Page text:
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The Diffusion of the Tractor in American Agriculture: 1910-60

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Listed:
  • Alan L. Olmstead
  • Paul W. Rhode

Abstract

This paper examines the impact and diffusion of the gasoline tractor in American agriculture. A key feature of the transition from horses to tractors was a long intermediate stage when both modes of power were used on the same farm. This is largely explained in the technical limitations of early tractors. In addition, we explore how rural markets and institutions adjusted to facilitate diffusion. Our simultaneous-equation regression analysis reveals that farm scale and tractor adoption had positive, independent effects on each other. Finally, we analyze diffusion as a capital replacement problem, which reveals that the shift to the new technology came far sooner than has generally been thought.

Suggested Citation

  • Alan L. Olmstead & Paul W. Rhode, 2000. "The Diffusion of the Tractor in American Agriculture: 1910-60," NBER Working Papers 7947, National Bureau of Economic Research, Inc.
  • Handle: RePEc:nbr:nberwo:7947 Note: DAE
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    File URL: http://www.nber.org/papers/w7947.pdf
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    References listed on IDEAS

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    1. Reynoldson, L. A. & Humphries, W. R. & Speelman, S. R. & McComas, Earl W. & Youngman, W. H., 1933. "Utilization and Cost of Power on Corn Belt Farms," Technical Bulletins 163614, United States Department of Agriculture, Economic Research Service.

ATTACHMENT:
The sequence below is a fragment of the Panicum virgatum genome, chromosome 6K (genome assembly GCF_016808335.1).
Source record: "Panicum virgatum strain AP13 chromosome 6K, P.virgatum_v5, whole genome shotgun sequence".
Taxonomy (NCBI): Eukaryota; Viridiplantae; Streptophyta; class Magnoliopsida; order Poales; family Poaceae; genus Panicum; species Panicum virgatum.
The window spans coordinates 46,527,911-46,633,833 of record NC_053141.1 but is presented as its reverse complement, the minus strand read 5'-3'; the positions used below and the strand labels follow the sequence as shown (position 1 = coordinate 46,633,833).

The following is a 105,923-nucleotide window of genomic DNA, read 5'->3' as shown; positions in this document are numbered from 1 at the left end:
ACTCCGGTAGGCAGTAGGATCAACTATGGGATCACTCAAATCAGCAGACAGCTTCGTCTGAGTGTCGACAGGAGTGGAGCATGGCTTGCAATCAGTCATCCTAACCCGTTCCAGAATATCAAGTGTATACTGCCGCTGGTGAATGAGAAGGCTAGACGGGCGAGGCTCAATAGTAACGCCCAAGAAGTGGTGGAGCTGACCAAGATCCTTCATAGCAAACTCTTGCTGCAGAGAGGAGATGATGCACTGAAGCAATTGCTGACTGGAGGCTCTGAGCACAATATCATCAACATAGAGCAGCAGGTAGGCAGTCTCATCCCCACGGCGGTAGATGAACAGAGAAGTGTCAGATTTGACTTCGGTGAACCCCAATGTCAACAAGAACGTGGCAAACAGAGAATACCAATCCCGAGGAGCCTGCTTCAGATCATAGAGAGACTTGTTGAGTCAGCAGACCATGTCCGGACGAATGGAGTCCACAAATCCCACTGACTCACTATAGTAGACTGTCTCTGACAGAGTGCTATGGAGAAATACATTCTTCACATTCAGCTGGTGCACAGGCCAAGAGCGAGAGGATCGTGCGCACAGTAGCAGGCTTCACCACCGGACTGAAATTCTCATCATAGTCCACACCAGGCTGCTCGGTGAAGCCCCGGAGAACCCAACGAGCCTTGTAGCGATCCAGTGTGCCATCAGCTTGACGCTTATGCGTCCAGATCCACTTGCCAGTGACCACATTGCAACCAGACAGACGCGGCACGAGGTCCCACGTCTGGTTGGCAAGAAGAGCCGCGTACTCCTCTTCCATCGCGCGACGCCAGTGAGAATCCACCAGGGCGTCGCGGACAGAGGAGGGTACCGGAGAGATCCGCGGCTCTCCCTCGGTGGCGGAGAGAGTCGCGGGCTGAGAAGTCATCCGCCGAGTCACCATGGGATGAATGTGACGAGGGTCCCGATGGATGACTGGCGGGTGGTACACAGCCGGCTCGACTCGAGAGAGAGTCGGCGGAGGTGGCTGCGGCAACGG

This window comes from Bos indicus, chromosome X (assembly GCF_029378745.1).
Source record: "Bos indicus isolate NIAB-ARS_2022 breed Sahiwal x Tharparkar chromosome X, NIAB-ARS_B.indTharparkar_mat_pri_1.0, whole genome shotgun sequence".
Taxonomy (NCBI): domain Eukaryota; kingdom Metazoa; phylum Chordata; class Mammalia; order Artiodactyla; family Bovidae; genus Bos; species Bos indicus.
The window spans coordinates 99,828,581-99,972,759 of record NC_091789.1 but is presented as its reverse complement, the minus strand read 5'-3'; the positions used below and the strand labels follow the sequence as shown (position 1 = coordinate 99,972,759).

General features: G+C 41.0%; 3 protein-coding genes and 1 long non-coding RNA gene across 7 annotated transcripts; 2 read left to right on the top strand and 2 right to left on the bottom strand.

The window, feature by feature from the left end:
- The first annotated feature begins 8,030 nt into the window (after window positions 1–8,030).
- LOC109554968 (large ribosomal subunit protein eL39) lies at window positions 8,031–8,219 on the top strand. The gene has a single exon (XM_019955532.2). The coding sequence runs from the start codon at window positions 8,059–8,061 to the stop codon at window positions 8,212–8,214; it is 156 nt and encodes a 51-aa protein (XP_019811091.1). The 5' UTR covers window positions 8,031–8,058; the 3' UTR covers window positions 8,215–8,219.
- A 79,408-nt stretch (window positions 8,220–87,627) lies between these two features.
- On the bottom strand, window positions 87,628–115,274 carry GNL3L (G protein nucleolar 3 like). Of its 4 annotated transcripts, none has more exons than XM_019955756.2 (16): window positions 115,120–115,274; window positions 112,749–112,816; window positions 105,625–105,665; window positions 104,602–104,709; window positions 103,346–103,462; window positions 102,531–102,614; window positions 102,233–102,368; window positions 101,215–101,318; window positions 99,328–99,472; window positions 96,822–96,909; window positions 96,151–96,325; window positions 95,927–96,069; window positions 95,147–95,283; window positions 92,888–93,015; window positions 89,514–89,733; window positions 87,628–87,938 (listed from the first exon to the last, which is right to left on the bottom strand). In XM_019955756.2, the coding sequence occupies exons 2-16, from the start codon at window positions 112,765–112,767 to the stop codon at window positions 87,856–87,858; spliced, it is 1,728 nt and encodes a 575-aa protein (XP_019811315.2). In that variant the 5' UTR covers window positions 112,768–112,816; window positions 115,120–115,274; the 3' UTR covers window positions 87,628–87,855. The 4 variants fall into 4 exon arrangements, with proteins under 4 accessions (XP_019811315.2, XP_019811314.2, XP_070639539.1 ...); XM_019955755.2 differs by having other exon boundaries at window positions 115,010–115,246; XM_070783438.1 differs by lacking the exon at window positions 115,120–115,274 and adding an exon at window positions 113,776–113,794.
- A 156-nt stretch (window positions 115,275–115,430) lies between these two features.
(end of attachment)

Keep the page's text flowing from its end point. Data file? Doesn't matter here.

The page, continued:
2. Balke, Nathan S & Gordon, Robert J, 1989. "The Estimation of Prewar Gross National Product: Methodology and New Evidence," Journal of Political Economy, University of Chicago Press, vol. 97(1), pages 38-92, February.
    3. Abel, Andrew B., 1990. "Consumption and investment," Handbook of Monetary Economics,in: B. M. Friedman & F. H. Hahn (ed.), Handbook of Monetary Economics, edition 1, volume 2, chapter 14, pages 725-778 Elsevier.
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    Cited by:

    1. Jonathan Skinner & Douglas Staiger, 2007. "Technology Adoption from Hybrid Corn to Beta-Blockers," NBER Chapters,in: Hard-to-Measure Goods and Services: Essays in Honor of Zvi Griliches, pages 545-570 National Bureau of Economic Research, Inc.

    More about this item

    JEL classification:

    • N52 - Economic History - - Agriculture, Natural Resources, Environment and Extractive Industries - - - U.S.; Canada: 1913-
    • O33 - Economic Development, Innovation, Technological Change, and Growth - - Innovation; Research and Development; Technological Change; Intellectual Property Rights - - - Technological Change: Choices and Consequences; Diffusion Processes

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